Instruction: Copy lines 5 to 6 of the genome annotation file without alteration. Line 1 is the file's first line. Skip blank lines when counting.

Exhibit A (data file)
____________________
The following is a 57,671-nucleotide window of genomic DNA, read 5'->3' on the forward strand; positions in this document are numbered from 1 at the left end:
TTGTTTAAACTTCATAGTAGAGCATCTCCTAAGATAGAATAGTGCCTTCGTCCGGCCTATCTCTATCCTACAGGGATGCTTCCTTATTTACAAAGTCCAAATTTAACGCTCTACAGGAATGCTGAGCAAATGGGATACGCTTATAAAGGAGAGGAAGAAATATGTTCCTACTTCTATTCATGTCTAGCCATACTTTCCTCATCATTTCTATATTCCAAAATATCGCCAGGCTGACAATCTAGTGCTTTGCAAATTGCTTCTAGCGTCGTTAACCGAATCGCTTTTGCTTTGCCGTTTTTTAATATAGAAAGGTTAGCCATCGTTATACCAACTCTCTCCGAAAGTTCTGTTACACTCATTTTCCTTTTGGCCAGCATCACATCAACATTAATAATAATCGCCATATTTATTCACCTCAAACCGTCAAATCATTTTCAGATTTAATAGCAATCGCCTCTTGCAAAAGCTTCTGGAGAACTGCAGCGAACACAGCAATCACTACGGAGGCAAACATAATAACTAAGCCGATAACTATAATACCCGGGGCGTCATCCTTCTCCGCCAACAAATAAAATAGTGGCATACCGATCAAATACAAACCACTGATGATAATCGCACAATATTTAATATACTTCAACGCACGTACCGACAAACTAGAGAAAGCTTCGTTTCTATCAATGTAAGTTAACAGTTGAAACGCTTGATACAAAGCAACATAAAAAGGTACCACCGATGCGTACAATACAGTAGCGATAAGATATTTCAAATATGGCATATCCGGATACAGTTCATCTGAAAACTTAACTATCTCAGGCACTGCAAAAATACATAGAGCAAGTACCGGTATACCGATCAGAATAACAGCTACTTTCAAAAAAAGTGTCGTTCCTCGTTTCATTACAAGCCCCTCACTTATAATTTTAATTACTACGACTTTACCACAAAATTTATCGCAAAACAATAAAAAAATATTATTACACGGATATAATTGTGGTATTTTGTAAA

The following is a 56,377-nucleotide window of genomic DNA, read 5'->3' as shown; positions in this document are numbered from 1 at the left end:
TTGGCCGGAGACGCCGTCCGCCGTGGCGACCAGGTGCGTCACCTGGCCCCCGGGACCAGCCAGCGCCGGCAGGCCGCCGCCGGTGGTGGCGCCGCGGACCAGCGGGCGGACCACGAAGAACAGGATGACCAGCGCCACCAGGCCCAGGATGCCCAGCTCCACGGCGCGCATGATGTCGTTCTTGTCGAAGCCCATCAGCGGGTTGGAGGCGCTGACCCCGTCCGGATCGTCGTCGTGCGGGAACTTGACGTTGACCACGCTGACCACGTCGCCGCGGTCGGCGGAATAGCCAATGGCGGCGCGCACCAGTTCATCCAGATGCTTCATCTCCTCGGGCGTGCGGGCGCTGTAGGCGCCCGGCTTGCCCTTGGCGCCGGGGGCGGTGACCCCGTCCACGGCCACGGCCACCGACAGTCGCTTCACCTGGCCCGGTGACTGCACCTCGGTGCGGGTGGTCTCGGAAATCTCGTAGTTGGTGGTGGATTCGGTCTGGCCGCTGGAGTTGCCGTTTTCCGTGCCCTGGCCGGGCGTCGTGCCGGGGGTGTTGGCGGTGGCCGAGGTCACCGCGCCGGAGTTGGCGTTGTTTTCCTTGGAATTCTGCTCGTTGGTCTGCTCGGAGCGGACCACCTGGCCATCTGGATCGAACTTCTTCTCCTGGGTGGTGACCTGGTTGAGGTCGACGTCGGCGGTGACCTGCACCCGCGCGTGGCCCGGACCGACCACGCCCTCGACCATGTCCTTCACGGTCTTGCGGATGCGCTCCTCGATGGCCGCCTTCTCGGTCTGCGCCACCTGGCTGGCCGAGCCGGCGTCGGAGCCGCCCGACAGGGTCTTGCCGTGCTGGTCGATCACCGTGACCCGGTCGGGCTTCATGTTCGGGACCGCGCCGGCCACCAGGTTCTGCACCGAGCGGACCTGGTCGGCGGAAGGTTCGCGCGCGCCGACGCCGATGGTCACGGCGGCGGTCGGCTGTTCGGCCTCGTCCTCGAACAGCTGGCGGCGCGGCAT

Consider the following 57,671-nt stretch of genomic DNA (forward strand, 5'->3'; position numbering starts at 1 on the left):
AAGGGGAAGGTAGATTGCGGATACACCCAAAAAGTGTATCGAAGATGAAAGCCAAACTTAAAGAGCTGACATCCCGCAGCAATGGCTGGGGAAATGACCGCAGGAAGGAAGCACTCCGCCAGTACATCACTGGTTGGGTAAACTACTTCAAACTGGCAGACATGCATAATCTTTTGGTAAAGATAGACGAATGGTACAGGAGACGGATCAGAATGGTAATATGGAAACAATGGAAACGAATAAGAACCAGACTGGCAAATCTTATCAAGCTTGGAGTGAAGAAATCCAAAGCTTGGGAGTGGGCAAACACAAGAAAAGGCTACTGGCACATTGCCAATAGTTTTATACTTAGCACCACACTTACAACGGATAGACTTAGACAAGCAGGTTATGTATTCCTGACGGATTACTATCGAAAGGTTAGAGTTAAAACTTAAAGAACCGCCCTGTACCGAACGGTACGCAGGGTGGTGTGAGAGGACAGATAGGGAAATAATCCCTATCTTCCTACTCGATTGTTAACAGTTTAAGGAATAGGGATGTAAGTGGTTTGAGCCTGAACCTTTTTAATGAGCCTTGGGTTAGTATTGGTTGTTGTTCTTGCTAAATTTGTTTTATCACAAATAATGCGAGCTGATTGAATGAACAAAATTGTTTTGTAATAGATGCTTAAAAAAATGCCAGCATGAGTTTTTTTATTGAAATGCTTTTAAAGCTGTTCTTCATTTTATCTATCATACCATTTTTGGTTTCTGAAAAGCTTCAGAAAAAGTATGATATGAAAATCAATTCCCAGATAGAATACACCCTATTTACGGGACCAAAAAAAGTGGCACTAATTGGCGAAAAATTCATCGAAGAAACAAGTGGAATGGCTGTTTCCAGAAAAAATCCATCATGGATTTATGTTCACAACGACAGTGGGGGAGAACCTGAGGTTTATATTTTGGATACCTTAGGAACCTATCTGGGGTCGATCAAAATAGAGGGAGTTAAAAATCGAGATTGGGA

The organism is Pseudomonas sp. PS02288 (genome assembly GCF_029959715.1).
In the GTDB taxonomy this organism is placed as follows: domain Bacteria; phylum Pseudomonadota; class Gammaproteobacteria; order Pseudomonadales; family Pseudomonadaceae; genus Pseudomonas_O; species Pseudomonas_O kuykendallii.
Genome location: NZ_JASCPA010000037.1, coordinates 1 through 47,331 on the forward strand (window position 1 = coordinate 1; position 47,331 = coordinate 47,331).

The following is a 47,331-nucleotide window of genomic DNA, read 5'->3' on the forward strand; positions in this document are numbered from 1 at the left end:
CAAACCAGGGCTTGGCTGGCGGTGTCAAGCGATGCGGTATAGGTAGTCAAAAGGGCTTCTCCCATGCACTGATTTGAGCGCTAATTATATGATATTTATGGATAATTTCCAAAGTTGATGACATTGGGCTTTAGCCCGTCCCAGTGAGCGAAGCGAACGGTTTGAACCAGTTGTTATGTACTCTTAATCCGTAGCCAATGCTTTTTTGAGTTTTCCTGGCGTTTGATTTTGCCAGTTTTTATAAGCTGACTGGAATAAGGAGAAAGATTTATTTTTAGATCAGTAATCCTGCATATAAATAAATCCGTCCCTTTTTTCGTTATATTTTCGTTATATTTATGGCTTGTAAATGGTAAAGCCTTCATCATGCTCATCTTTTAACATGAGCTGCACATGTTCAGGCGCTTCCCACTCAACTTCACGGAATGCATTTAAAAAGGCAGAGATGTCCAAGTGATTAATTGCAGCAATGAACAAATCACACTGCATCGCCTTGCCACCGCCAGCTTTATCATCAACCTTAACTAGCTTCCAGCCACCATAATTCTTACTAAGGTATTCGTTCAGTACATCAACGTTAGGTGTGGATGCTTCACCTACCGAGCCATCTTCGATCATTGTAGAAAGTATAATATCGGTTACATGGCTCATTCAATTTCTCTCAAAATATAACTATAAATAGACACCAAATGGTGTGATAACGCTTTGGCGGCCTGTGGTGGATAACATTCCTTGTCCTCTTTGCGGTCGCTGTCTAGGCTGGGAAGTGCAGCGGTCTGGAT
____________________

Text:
Consider the following 57,671-nt stretch of genomic DNA (forward strand, 5'->3'; position numbering starts at 1 on the left):
AAGGGGAAGGTAGATTGCGGATACACCCAAAAAGTGTATCGAAGATGAAAGCCAAACTTAAAGAGCTGACATCCCGCAGCAATGGCTGGGGAAATGACCGCAGGAAGGAAGCACTCCGCCAGTACATCACTGGTTGGGTAAACTACTTCAAACTGGCAGACATGCATAATCTTTTGGTAAAGATAGACGAATGGTACAGGAGACGGATCAGAATGGTAATATGGAAACAATGGAAACGAATAAGAACCAGACTGGCAAATCTTATCAAGCTTGGAGTGAAGAAATCCAAAGCTTGGGAGTGGGCAAACACAAGAAAAGGCTACTGGCACATTGCCAATAGTTTTATACTTAGCACCACACTTACAACGGATAGACTTAGACAAGCAGGTTATGTATTCCTGACGGATTACTATCGAAAGGTTAGAGTTAAAACTTAAAGAACCGCCCTGTACCGAACGGTACGCAGGGTGGTGTGAGAGGACAGATAGGGAAATAATCCCTATCTTCCTACTCGATTGTTAACAGTTTAAGGAATAGGGATGTAAGTGGTTTGAGCCTGAACCTTTTTAATGAGCCTTGGGTTAGTATTGGTTGTTGTTCTTGCTAAATTTGTTTTATCACAAATAATGCGAGCTGATTGAATGAACAAAATTGTTTTGTAATAGATGCTTAAAAAAATGCCAGCATGAGTTTTTTTATTGAAATGCTTTTAAAGCTGTTCTTCATTTTATCTATCATACCATTTTTGGTTTCTGAAAAGCTTCAGAAAAAGTATGATATGAAAATCAATTCCCAGATAGAATACACCCTATTTACGGGACCAAAAAAAGTGGCACTAATTGGCGAAAAATTCATCGAAGAAACAAGTGGAATGGCTGTTTCCAGAAAAAATCCATCATGGATTTATGTTCACAACGACAGTGGGGGAGAACCTGAGGTTTATATTTTGGATACCTTAGGAACCTATCTGGGGTCGATCAAAATAGAGGGAGTTAAAAATCGAGATTGGGA